vocabulary of bits and bytes, hardware and software. Computer courses focused on programming languages. "Keyboarding" replaced typing. The term "information literacy" first appeared in the mid-1970s as awareness grew that information was becoming an overwhelming and unmanageable deluge. In the 1980s, people realized that computers might be useful tools for organizing and retrieving information. In 1989, the American Library Association codified a definition which provided the basis for subsequent discussion: "To be information literate, a person must be able to recognize when information is needed and have the ability to locate, evaluate, and use effectively the needed information.". In other words, "literacy" implies more than vocabulary and awareness; it requires critical thinking. The explosive growth of technology in every aspect of society offers us a unique opportunity to engage our students in economic and civic life. Digital technologies have given us new and better ways to teach and learn. They have made us more efficient at work. And they are enabling us to participate more directly in the governance of our lives. In return, they demand that we continually acquire and develop new knowledge and skills. Information and communication technologies are raising the bar on the competencies needed to succeed in the 21st century, and they are compelling us to revisit many of our assumptions and beliefs.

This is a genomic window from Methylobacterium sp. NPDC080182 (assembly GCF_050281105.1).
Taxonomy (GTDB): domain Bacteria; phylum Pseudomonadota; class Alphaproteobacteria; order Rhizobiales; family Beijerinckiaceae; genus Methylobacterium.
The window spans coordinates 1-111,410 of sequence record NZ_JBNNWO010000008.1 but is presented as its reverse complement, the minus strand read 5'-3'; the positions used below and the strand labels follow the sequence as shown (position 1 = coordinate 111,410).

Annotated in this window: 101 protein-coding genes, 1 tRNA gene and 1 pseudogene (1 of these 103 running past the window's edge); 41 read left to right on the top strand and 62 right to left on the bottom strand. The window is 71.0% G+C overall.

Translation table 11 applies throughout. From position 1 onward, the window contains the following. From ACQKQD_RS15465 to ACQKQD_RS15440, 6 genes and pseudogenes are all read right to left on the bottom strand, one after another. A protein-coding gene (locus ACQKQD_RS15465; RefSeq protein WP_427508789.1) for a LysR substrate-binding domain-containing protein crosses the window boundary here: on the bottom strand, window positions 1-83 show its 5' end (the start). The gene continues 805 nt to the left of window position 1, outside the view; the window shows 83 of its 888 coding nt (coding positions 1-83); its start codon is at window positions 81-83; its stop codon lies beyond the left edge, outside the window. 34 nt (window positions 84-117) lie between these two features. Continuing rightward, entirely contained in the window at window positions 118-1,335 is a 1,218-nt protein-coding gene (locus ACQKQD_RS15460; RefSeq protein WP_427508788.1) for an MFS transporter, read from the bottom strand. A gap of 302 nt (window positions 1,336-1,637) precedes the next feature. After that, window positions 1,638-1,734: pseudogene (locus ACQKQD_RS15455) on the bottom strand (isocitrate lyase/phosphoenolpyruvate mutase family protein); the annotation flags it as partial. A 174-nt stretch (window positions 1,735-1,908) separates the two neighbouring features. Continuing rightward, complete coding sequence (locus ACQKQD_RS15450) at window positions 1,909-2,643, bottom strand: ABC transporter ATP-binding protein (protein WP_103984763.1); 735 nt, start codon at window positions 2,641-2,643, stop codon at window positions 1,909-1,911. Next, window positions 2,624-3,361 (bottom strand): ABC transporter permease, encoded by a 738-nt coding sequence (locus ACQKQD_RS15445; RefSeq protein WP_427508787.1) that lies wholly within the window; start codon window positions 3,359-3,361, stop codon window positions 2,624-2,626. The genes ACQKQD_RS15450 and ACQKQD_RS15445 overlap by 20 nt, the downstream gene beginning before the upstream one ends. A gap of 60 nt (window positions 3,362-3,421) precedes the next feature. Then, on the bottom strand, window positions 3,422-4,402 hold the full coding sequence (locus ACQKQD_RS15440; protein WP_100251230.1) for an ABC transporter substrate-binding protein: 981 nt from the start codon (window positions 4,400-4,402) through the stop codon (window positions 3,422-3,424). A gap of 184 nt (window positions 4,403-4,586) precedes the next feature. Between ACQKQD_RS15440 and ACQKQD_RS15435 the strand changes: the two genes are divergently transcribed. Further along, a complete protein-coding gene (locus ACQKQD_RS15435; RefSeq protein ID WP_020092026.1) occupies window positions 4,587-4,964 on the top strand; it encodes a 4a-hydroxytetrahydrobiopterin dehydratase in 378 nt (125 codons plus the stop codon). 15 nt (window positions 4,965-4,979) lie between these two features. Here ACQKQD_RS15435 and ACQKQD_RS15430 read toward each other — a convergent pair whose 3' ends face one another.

We must recognize and accept the fact that knowledge is changing so fast that no traditional curriculum can sufficiently supply students with fact-based learning needed for the challenges they will face. Instead, we must teach them the skills to continue learning independently long after they are out of school. Classroom discourse will gain positive effect only when there is a strong cohesion between all the various elements of a teacher's work. The facilitation of productive classroom discourse is part of a larger matrix of the effective teacher's repertoire that allow students to develop habits of mind to engage productively and to make use of appropriate tools to support understanding. Teachers who set up communities of practice that are conducive to classroom discussion, come to understand their students better. Students benefit too and the ideas put forward in the classroom become rich resources for knowledge.
Through students' purposeful involvement in discourse, through listening respectfully to other students' ideas, through arguing and defending their own position, and through receiving and providing a critique of ideas, students enhance their own knowledge and develop their identities. Teachers who are able to provide such contexts simultaneously increase students' sense of control and develop valuable student dispositions. Schools need to create a supportive environment where difference is viewed positively and group identities are valued.